Eric, on the alignment issue, this was an old farm road, it may have even been possible that it used to go up over the knoll that the vector data had it on at one point. I was just amazed that the data that road data was derived from had to be many decades old, for some reason I'd thought that they'd started with TIGER data sets, and I figured that was done by direct GPS acquisition.

If they're pulling information off of old USGS quads that explains why there's century old stuff floating around modern digital databases, but that's an impressive undertaking in itself.

#Comment Re: made: 2009-12-07 20:46:57.064186+00 by: Shawn

The Open Street Map project starts with the same TeleAtlas data (I believe), but allows you to submit fixes/changes/edits yourself - kind of like a map-wiki.

#Comment Re: made: 2009-12-07 20:19:38.96032+00 by: petronius

The combining of various databases (databasi?) would explain some of the Chicago issues. We have many named neighborhoods with very specific boundaries that were autonomous towns up until the era immediately before WW1. The little suburbs joined the city in order to link up to the elaborate water system we built. Some old, less formal names could have stayed on some old lists. We also completely reworked the street numbering system and modified many street names in 1914, a system still in use.

Here's the thing, though. If they had simply asked somebody in Chicago we could have told them that Dundee Road is in the next county, McCormickville no longer exists, and Herzl College got caught up in the social change of the mid-century. Who does fact check at Google?

#Comment Re: made: 2009-12-07 12:10:54.729018+00 by: ebradway

As Markd states, GOOG maps are no longer based on licensed TeleAtlas data. It's an amalgamation of various datasets Google could drum up. A large chunk comes from the USGS (disclaimer, that's where I work, but we don't make money so there's no conflicts). A surprising amount of the USGS data is sourced from color-separated scans of the old 1:24,000 topo quads which fell out of production in 1992. Many of the topo quads hadn't been updated since the 60s, especially in remote areas. To further complicate the problem, those remote areas were not surveyed by local residents, so the names used on the maps were not necessarily the name in use.

But you have to consider the effort of mapping the entire USA at 1:24,000. There were over 55,000 separate quad sheets made - all by hand - every contour, every stream, etc.)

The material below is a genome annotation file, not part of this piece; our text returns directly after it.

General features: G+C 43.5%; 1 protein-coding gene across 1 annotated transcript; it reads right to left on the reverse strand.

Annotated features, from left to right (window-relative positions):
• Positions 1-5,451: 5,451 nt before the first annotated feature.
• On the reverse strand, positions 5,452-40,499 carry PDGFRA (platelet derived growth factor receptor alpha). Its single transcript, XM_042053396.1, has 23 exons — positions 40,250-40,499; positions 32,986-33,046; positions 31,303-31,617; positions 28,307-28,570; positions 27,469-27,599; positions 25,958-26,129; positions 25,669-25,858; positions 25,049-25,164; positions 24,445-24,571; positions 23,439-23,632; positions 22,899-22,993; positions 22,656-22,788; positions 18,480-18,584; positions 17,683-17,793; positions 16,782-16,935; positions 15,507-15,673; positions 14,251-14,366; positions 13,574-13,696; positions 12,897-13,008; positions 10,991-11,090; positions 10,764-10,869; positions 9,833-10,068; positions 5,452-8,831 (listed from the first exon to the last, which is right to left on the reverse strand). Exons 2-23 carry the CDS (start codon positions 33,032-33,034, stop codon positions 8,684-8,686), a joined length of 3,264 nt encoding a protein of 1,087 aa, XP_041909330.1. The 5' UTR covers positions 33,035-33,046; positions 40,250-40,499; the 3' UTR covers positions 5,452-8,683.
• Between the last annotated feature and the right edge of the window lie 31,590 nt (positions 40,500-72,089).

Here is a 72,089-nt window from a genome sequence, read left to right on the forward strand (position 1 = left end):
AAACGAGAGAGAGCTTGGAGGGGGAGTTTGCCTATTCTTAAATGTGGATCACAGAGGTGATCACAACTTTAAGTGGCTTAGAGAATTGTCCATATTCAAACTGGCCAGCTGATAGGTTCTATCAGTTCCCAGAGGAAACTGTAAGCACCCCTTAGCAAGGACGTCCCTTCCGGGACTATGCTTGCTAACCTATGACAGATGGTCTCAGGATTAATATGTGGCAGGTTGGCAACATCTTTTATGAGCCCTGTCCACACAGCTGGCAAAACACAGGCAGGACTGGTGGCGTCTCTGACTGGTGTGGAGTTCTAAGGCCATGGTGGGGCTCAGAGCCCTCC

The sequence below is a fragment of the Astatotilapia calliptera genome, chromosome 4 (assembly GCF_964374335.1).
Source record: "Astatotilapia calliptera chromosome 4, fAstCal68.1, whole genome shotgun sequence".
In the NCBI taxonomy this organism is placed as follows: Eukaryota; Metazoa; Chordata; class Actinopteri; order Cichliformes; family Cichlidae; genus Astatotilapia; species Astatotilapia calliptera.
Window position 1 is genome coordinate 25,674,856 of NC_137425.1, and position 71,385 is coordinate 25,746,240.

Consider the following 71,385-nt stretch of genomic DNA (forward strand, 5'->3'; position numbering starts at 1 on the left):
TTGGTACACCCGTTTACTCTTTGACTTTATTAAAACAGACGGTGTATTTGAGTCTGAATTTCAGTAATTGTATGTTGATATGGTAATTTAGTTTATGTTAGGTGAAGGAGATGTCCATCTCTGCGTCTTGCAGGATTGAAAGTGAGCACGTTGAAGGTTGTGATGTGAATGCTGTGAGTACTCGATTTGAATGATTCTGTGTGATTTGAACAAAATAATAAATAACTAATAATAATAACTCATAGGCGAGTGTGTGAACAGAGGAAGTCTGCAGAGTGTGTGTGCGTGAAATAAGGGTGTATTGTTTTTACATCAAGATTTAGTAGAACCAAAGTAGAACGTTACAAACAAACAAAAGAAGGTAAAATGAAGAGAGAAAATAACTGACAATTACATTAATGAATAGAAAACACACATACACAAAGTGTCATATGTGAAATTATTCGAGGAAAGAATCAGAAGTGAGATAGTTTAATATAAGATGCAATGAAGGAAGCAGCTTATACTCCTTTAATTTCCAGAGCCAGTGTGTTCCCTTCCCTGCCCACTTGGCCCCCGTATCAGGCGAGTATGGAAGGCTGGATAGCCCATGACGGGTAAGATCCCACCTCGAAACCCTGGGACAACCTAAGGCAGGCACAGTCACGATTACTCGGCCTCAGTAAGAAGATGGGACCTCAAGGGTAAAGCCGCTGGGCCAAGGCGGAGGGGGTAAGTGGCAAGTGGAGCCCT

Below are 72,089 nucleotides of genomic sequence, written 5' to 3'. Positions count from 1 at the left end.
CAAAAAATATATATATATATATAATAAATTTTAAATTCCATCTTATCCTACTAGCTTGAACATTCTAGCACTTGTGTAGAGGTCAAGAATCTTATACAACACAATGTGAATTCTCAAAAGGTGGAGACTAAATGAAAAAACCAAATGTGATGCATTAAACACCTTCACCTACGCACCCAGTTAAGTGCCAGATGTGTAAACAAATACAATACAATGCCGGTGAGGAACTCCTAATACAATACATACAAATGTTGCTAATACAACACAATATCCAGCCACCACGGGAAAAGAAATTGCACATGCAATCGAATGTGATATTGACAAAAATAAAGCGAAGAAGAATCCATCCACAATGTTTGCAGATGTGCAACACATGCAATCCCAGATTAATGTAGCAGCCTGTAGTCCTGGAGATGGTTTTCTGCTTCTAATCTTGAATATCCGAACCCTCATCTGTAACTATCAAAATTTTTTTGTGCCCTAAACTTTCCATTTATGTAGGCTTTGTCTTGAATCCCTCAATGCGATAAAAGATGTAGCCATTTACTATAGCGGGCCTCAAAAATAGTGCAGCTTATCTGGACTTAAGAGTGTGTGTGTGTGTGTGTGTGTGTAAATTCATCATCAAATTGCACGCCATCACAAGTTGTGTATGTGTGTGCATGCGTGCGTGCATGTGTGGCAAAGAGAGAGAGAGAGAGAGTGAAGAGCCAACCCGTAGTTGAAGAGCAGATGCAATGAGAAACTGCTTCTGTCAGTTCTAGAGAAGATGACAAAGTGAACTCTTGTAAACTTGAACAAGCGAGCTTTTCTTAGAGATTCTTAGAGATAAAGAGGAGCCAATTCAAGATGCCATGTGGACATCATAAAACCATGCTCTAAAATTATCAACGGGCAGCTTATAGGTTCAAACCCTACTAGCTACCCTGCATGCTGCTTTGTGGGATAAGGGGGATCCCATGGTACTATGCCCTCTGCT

As for roads not aligning with imagery, it's probably due to the fact that the vector data (roads) is at a different scale from the raster data (imagery). The trend is to show the highest resolution imagery possible (like the .3m imagery from the USGS 133 Most Populated Places imagery) but then simply overlay the vector data. 1:24,000 scale vector data typically has uncertainty on the order of 30m. So the roads could be as much as 100 pixels off from the imagery while still actually being accurate.

#Comment Re: made: 2009-12-06 22:50:22.176097+00 by: markd

Google's using different map data (which they own). Should make it a lot easier to get changes made (took close to 5 years to get my street address in western PA to point to the right place on the map). There's a 'report a problem' link - if you find something amiss, please report a problem, even if it's just a one-liner.

(ObDisclaimer, I work for the GOOG, but not in the geo department. I was giddy when my street address finally got fixed. Even being on the inside, I couldn't get it corrected.)

#Comment Re: made: 2009-12-06 20:46:14.310488+00 by: Dan Lyke

I know I've mentioned that the last time we were up near Grass Valley we were blindly following the TomTom and ended up on a road that petered out into nothingness. So we pulled up Google Maps and Google Earth on the iPhone, which, indeed, thought that that road existed as well, but showed it probably 150' to one side of where the satellite imagery (and the GPS) thought we were.

Haven't looked much deeper, but we on the west coast also have a relatively recent history. Old is 150 years, and much of our populating is from the booms post WWII, so if it's on the map it probably hasn't changed names much.